The decks were reportedly dry throughout the journey, with no issues reported regarding the ventilation on the vessel. There were no issues with respiratory rate or signs of heat stress noted by the stockperson. However, the stockperson noted the space for the heavy buffalo (above 450kg) was not enough even though it met ASEL standards.
Mortalities and treatments
There were a total of six buffalo mortalities in the consignment of 487 buffalo, a final mortality rate of 1.23 per cent. The first mortality was recorded on day two. All six of the mortalities occurred during the voyage (not during loading or discharge) and were the result of pneumonia which was diagnosed as a result of post-mortem inspections completed by the stock person. Details of mortalities are presented in Table 1.
|Date||Voyage Day||Number of mortalities||Cumulative Mortality||Cause of mortalities|
|25/08/2018||3||2||3||2 x Pneumonia (1 euthanised)|
Numerous treatments were undertaken during the voyage, predominately for respiratory issues, ill thrift and physical injuries. Due to the number of treatments provided to the livestock, the vessel ran out of Draxxin (the most effective antibiotic for respiratory issues) so the stockperson used Alamycin in its place. Details of treatments are presented in Table 2.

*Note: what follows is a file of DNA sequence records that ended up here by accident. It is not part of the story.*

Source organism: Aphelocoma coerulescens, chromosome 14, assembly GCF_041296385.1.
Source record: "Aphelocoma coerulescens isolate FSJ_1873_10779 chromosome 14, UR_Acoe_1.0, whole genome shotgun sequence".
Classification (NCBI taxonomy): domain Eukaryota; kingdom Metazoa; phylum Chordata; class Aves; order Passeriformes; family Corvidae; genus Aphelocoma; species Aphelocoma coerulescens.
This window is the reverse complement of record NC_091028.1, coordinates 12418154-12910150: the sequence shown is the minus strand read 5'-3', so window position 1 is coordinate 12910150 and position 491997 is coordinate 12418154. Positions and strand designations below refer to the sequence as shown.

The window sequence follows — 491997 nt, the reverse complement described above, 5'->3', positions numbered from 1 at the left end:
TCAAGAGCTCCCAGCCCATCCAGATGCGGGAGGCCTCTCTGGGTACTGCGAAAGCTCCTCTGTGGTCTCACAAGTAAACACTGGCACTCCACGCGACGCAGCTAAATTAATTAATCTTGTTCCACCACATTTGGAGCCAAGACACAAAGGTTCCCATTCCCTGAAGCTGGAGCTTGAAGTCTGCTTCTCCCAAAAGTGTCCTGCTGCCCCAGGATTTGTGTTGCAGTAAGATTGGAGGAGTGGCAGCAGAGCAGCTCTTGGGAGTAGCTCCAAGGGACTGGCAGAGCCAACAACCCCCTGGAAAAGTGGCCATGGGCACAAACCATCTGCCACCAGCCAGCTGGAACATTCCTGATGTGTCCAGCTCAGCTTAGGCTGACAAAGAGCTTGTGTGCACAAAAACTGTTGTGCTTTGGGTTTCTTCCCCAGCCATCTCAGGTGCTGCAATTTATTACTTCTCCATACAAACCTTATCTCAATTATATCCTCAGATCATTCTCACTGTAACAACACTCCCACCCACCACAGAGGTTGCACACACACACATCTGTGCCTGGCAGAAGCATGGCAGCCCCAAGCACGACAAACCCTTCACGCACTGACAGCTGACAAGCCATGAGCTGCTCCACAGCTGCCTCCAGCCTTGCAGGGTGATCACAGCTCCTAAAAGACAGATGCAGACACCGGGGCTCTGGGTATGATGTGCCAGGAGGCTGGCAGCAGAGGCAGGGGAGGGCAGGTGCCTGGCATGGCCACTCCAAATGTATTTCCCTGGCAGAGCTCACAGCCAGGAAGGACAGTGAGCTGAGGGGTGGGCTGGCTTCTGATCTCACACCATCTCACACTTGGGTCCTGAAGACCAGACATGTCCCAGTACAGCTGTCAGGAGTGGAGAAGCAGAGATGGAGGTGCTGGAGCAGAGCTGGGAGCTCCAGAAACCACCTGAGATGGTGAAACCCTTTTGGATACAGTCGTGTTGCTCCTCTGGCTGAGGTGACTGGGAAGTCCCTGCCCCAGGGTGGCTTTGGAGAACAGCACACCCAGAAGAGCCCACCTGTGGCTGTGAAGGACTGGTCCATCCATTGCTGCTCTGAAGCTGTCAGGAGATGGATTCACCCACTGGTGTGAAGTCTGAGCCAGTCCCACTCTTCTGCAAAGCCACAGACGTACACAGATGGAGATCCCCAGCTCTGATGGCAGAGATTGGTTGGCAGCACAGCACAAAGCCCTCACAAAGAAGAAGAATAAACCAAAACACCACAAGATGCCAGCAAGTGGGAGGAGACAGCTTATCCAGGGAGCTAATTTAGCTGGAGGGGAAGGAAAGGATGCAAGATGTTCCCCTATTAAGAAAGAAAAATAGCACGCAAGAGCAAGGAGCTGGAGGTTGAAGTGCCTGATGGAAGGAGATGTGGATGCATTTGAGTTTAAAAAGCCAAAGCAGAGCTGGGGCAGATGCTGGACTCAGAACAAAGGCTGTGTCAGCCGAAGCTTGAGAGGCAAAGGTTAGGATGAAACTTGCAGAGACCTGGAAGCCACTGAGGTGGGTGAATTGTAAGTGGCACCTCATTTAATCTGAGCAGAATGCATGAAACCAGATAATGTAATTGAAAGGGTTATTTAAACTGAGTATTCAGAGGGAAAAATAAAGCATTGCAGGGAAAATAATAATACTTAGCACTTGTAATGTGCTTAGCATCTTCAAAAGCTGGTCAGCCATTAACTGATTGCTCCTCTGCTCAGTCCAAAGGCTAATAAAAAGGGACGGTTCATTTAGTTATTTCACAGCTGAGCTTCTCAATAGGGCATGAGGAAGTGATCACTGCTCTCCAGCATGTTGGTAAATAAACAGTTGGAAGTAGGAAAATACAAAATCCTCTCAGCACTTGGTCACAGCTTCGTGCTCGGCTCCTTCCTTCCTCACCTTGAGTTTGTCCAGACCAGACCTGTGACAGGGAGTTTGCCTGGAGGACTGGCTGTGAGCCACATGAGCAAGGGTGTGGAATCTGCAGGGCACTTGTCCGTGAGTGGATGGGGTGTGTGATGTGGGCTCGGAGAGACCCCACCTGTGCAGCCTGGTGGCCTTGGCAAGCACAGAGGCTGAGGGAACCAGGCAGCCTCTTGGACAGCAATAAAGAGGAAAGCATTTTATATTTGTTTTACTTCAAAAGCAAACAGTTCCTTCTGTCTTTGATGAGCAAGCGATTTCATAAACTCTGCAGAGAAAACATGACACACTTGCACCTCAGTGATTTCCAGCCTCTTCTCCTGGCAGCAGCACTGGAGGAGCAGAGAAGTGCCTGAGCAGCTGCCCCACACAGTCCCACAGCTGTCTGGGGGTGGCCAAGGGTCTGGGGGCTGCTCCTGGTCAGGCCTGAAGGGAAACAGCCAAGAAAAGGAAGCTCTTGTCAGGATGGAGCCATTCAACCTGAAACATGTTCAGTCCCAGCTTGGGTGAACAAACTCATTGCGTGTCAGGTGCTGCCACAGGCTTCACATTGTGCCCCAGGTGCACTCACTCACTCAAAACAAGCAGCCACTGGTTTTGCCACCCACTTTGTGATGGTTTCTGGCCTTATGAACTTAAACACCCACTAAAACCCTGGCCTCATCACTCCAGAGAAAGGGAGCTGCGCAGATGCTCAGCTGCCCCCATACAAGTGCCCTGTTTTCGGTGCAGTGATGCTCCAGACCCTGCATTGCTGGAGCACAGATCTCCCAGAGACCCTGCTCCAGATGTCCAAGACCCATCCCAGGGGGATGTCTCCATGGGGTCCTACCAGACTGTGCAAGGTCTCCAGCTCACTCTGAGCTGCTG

|Date||Voyage Day||Number of treatments||Reason for treatment|
FIN identified the cause of the mortalities as pneumonia. To address the risk of future outbreaks of pneumonia, FIN has implemented a revised Buffalo Management Plan for export by sea.
FIN consider a longer time in the RP with daily inspections in the four days prior to export, additional vaccinations and a stricter rejection criteria of buffalo will reduce the risk of future mortality events.